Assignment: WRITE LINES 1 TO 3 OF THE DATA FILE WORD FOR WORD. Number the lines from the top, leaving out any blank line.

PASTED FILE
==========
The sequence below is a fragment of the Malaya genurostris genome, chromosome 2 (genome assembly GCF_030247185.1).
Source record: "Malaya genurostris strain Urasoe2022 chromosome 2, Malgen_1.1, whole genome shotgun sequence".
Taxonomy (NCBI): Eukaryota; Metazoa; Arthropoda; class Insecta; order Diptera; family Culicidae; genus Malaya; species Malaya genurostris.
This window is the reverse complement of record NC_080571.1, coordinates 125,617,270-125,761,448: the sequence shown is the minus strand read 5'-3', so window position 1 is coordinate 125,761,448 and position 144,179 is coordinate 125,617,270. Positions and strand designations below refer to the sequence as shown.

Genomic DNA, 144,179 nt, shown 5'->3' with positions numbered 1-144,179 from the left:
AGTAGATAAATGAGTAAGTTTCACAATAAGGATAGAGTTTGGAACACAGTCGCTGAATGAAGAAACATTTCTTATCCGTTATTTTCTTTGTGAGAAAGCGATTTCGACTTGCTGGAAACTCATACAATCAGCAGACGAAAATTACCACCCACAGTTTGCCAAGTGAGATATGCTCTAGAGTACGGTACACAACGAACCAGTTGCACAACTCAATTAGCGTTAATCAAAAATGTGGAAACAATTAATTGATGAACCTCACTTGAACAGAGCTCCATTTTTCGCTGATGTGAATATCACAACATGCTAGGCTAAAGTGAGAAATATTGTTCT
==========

The sequence below is a fragment of the Malaya genurostris genome, chromosome 2 (genome assembly GCF_030247185.1).
Source record: "Malaya genurostris strain Urasoe2022 chromosome 2, Malgen_1.1, whole genome shotgun sequence".
Taxonomy (NCBI): Eukaryota; Metazoa; Arthropoda; class Insecta; order Diptera; family Culicidae; genus Malaya; species Malaya genurostris.